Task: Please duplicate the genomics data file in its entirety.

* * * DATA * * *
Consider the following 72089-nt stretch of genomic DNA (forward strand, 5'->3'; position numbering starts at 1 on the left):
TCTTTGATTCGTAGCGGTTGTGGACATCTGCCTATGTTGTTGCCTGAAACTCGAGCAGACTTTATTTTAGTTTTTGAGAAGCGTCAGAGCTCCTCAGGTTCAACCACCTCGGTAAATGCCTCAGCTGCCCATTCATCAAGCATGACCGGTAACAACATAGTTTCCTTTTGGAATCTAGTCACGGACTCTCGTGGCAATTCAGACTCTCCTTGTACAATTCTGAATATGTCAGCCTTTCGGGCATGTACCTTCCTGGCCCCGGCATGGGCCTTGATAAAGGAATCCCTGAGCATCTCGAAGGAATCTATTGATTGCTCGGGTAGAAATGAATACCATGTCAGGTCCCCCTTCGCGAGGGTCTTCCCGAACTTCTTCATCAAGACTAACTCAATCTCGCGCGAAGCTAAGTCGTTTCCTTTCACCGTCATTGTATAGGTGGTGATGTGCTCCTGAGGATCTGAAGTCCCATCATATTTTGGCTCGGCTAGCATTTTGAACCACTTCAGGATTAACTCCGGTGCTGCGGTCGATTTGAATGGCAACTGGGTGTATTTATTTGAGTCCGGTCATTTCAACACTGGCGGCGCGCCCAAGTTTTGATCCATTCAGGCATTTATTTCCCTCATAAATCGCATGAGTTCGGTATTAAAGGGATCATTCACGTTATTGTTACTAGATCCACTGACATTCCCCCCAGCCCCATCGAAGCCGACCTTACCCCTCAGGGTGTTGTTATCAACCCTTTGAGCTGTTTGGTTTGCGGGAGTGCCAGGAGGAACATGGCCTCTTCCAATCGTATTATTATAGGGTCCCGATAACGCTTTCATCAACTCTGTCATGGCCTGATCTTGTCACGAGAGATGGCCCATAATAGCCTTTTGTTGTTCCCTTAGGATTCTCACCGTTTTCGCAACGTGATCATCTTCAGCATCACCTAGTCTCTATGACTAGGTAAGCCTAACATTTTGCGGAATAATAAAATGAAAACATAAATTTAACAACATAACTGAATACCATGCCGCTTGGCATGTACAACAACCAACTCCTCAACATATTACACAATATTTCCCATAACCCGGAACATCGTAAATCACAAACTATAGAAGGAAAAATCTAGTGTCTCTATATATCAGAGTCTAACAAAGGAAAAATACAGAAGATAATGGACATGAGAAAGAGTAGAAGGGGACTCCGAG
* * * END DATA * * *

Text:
Consider the following 72089-nt stretch of genomic DNA (forward strand, 5'->3'; position numbering starts at 1 on the left):
TCTTTGATTCGTAGCGGTTGTGGACATCTGCCTATGTTGTTGCCTGAAACTCGAGCAGACTTTATTTTAGTTTTTGAGAAGCGTCAGAGCTCCTCAGGTTCAACCACCTCGGTAAATGCCTCAGCTGCCCATTCATCAAGCATGACCGGTAACAACATAGTTTCCTTTTGGAATCTAGTCACGGACTCTCGTGGCAATTCAGACTCTCCTTGTACAATTCTGAATATGTCAGCCTTTCGGGCATGTACCTTCCTGGCCCCGGCATGGGCCTTGATAAAGGAATCCCTGAGCATCTCGAAGGAATCTATTGATTGCTCGGGTAGAAATGAATACCATGTCAGGTCCCCCTTCGCGAGGGTCTTCCCGAACTTCTTCATCAAGACTAACTCAATCTCGCGCGAAGCTAAGTCGTTTCCTTTCACCGTCATTGTATAGGTGGTGATGTGCTCCTGAGGATCTGAAGTCCCATCATATTTTGGCTCGGCTAGCATTTTGAACCACTTCAGGATTAACTCCGGTGCTGCGGTCGATTTGAATGGCAACTGGGTGTATTTATTTGAGTCCGGTCATTTCAACACTGGCGGCGCGCCCAAGTTTTGATCCATTCAGGCATTTATTTCCCTCATAAATCGCATGAGTTCGGTATTAAAGGGATCATTCACGTTATTGTTACTAGATCCACTGACATTCCCCCCAGCCCCATCGAAGCCGACCTTACCCCTCAGGGTGTTGTTATCAACCCTTTGAGCTGTTTGGTTTGCGGGAGTGCCAGGAGGAACATGGCCTCTTCCAATCGTATTATTATAGGGTCCCGATAACGCTTTCATCAACTCTGTCATGGCCTGATCTTGTCACGAGAGATGGCCCATAATAGCCTTTTGTTGTTCCCTTAGGATTCTCACCGTTTTCGCAACGTGATCATCTTCAGCATCACCTAGTCTCTATGACTAGGTAAGCCTAACATTTTGCGGAATAATAAAATGAAAACATAAATTTAACAACATAACTGAATACCATGCCGCTTGGCATGTACAACAACCAACTCCTCAACATATTACACAATATTTCCCATAACCCGGAACATCGTAAATCACAAACTATAGAAGGAAAAATCTAGTGTCTCTATATATCAGAGTCTAACAAAGGAAAAATACAGAAGATAATGGACATGAGAAAGAGTAGAAGGGGACTCCGAG